By Keith Gushard
When Crawford County’s new human resources director comes on board next month, county commissioners plan to ask him to review administrative regulations for the proposed pay plan for merit-based hiring in the county’s Human Services Department.
Mark Weindorf, the county’s Human Services Department director, Tuesday asked county commissioners at their weekly work session to have the regulations reviewed.
Weindorf said the administrative regulations and pay ranges for positions need to be set to get necessary state approval for the county to use a merit-based hiring system within the Human Services Department. The department runs programs for persons with mental health and intellectual disabilities.
Last June, Weindorf began seeking state approval for a merit-based system for its Human Services Department rather than civil service testing which uses a standardized test. Weindorf said at the time one of the biggest drawbacks to civil service testing is having qualified people on a hiring list.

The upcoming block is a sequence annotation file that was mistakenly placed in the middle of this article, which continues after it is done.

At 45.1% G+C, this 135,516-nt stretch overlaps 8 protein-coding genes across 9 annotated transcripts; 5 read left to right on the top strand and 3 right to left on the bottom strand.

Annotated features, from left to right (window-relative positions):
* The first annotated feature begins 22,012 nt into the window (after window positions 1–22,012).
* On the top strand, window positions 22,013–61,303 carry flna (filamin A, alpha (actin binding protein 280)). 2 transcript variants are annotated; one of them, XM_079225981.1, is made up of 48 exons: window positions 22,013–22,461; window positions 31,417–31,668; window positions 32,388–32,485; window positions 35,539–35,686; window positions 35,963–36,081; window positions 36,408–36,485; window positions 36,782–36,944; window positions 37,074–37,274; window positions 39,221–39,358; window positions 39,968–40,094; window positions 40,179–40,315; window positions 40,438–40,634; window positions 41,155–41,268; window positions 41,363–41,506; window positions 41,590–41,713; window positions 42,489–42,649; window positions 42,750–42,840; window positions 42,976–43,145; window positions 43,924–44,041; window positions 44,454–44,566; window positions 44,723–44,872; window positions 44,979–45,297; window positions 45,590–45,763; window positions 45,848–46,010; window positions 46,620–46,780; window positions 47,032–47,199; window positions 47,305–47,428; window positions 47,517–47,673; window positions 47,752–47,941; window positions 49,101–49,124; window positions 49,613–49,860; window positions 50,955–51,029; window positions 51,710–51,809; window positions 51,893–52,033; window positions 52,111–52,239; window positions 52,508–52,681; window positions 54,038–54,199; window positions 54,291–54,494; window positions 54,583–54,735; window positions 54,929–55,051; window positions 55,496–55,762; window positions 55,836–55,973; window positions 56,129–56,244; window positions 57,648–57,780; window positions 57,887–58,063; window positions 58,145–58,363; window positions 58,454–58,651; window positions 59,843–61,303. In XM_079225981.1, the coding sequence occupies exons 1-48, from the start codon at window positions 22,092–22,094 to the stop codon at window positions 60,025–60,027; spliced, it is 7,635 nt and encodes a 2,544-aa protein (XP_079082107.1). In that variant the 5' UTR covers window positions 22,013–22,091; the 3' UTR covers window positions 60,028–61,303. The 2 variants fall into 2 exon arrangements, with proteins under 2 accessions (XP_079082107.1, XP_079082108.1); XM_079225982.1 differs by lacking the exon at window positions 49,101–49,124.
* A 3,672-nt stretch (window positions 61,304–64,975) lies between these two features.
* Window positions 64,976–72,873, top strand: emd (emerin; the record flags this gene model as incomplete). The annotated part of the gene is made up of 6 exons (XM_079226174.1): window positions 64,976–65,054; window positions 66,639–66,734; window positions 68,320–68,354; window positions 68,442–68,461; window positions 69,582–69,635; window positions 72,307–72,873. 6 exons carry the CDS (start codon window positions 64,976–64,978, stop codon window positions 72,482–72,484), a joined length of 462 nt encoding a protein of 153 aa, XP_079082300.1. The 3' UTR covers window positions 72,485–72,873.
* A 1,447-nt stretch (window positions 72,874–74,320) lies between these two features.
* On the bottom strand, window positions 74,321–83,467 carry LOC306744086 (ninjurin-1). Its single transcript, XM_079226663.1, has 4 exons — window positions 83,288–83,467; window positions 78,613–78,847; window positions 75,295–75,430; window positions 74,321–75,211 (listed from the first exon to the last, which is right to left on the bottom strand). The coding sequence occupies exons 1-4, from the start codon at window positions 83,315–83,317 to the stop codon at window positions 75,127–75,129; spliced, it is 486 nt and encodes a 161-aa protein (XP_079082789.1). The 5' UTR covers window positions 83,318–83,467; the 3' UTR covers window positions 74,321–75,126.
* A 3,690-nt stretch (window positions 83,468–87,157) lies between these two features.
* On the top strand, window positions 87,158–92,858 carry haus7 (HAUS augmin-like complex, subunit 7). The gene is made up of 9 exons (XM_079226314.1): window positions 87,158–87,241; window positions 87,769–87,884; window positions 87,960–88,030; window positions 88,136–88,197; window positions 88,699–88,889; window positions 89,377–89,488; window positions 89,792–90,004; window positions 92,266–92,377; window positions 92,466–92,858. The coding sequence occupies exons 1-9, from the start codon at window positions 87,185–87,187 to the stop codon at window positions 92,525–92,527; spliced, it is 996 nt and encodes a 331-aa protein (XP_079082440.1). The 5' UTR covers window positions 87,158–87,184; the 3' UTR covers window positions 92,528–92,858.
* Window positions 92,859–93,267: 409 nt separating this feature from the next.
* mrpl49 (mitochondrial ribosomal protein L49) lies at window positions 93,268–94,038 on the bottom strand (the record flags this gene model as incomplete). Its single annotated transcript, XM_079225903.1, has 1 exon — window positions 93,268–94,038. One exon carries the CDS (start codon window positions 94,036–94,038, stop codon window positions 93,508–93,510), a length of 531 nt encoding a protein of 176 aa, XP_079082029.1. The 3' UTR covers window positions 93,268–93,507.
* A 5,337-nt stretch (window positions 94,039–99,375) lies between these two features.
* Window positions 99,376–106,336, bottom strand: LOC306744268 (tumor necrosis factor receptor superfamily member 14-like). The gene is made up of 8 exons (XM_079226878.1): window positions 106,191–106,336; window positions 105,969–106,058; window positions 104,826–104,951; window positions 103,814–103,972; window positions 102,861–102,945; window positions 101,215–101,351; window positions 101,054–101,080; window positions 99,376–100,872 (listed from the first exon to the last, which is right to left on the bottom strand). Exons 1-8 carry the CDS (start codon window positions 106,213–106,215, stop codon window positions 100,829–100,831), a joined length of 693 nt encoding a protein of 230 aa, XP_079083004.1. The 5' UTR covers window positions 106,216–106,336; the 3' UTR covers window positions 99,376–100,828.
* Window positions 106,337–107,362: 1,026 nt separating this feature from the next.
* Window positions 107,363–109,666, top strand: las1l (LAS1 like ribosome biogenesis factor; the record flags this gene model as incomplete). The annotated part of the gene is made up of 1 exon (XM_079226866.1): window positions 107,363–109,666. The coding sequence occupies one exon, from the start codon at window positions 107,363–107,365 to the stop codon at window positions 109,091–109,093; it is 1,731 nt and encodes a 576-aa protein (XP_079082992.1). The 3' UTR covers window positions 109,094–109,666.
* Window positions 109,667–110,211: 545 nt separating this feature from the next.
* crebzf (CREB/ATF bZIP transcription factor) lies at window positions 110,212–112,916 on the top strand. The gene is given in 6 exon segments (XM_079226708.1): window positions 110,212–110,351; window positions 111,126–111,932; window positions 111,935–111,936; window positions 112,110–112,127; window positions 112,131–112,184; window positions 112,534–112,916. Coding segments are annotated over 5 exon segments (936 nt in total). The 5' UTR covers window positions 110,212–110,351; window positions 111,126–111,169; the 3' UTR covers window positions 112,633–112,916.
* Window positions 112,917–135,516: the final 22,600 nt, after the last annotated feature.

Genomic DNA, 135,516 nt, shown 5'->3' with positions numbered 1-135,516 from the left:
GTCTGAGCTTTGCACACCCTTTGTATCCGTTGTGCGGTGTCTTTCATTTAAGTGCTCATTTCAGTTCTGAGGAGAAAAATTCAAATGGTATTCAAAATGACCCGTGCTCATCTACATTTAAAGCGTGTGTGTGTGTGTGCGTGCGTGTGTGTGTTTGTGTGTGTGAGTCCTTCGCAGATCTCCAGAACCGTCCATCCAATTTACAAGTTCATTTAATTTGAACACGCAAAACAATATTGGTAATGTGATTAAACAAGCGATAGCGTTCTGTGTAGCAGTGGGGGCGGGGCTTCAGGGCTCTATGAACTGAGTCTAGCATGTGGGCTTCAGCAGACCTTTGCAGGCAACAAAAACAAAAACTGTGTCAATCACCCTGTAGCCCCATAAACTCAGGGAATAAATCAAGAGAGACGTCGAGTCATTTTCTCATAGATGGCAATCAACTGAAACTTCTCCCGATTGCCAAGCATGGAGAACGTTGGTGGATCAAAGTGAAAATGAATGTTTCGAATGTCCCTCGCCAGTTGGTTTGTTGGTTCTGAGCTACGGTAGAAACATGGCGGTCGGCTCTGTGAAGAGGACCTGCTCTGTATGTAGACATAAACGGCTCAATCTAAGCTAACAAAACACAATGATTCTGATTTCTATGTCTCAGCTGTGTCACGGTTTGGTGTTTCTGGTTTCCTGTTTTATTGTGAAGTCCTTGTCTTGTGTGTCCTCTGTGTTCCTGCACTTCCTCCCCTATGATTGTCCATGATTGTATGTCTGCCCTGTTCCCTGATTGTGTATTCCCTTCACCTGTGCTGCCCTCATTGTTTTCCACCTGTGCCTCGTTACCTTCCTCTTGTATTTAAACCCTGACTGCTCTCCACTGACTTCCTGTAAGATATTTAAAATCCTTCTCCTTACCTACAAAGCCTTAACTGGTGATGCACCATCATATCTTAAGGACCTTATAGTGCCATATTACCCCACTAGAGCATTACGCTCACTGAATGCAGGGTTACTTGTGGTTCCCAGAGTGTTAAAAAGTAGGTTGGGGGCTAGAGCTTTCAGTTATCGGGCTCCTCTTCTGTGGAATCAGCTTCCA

The civil service system doesn’t account for skills like how to deal with people, how to talk with people to engage them on issues, Weindorf said.
Also, a civil service system doesn’t allow other types of testing to weed out candidates in need of remedial training. In 2010, Crawford County had to send two Human Services workers — both college graduates — to remedial training in time management and grammar at a total cost of $393 to taxpayers.
Job applicants still must meet criteria approved by the state, and the state must approve Crawford County’s switch from civil service, according to Weindorf.
Administrative regulations for pay ranges need to be set for the nine of the approximately 115 Human Services employees who are not represented by the Service Employees International Union.
Candidates for those nine positions will be paid within the range for the position, and based on qualifications and prior experience, Weindorf said.
Keith Gushard can be reached at 724-6370 or by email at email@example.com.